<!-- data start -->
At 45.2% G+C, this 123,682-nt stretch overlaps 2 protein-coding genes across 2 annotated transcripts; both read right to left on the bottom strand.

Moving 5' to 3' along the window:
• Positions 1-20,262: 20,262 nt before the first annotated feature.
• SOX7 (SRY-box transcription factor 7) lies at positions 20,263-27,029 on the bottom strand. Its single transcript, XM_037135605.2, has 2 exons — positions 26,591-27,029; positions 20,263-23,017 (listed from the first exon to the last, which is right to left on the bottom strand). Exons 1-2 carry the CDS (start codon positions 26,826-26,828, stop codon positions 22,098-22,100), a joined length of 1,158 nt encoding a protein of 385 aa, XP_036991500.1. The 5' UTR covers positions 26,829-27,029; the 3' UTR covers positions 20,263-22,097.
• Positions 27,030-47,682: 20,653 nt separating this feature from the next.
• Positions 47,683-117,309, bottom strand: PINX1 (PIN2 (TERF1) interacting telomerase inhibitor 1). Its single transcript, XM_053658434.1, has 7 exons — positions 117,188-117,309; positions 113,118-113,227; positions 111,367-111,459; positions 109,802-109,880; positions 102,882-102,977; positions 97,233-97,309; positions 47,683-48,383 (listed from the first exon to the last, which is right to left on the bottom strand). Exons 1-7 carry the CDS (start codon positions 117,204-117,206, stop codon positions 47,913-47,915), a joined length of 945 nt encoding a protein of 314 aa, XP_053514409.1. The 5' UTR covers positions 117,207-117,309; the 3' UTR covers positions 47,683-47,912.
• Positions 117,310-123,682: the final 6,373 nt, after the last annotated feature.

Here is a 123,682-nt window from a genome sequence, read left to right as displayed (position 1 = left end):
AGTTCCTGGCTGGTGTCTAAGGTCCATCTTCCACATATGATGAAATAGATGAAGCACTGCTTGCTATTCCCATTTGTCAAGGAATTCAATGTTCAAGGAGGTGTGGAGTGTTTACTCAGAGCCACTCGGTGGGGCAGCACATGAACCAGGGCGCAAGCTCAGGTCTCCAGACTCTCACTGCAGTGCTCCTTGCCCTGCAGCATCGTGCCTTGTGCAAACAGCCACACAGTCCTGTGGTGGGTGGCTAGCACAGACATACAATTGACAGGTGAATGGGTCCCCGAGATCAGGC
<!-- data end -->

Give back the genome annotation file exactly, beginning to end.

At 45.2% G+C, this 123,682-nt stretch overlaps 2 protein-coding genes across 2 annotated transcripts; both read right to left on the bottom strand.

Moving 5' to 3' along the window:
• Positions 1-20,262: 20,262 nt before the first annotated feature.
• SOX7 (SRY-box transcription factor 7) lies at positions 20,263-27,029 on the bottom strand. Its single transcript, XM_037135605.2, has 2 exons — positions 26,591-27,029; positions 20,263-23,017 (listed from the first exon to the last, which is right to left on the bottom strand). Exons 1-2 carry the CDS (start codon positions 26,826-26,828, stop codon positions 22,098-22,100), a joined length of 1,158 nt encoding a protein of 385 aa, XP_036991500.1. The 5' UTR covers positions 26,829-27,029; the 3' UTR covers positions 20,263-22,097.
• Positions 27,030-47,682: 20,653 nt separating this feature from the next.
• Positions 47,683-117,309, bottom strand: PINX1 (PIN2 (TERF1) interacting telomerase inhibitor 1). Its single transcript, XM_053658434.1, has 7 exons — positions 117,188-117,309; positions 113,118-113,227; positions 111,367-111,459; positions 109,802-109,880; positions 102,882-102,977; positions 97,233-97,309; positions 47,683-48,383 (listed from the first exon to the last, which is right to left on the bottom strand). Exons 1-7 carry the CDS (start codon positions 117,204-117,206, stop codon positions 47,913-47,915), a joined length of 945 nt encoding a protein of 314 aa, XP_053514409.1. The 5' UTR covers positions 117,207-117,309; the 3' UTR covers positions 47,683-47,912.
• Positions 117,310-123,682: the final 6,373 nt, after the last annotated feature.

Here is a 123,682-nt window from a genome sequence, read left to right as displayed (position 1 = left end):
AGTTCCTGGCTGGTGTCTAAGGTCCATCTTCCACATATGATGAAATAGATGAAGCACTGCTTGCTATTCCCATTTGTCAAGGAATTCAATGTTCAAGGAGGTGTGGAGTGTTTACTCAGAGCCACTCGGTGGGGCAGCACATGAACCAGGGCGCAAGCTCAGGTCTCCAGACTCTCACTGCAGTGCTCCTTGCCCTGCAGCATCGTGCCTTGTGCAAACAGCCACACAGTCCTGTGGTGGGTGGCTAGCACAGACATACAATTGACAGGTGAATGGGTCCCCGAGATCAGGC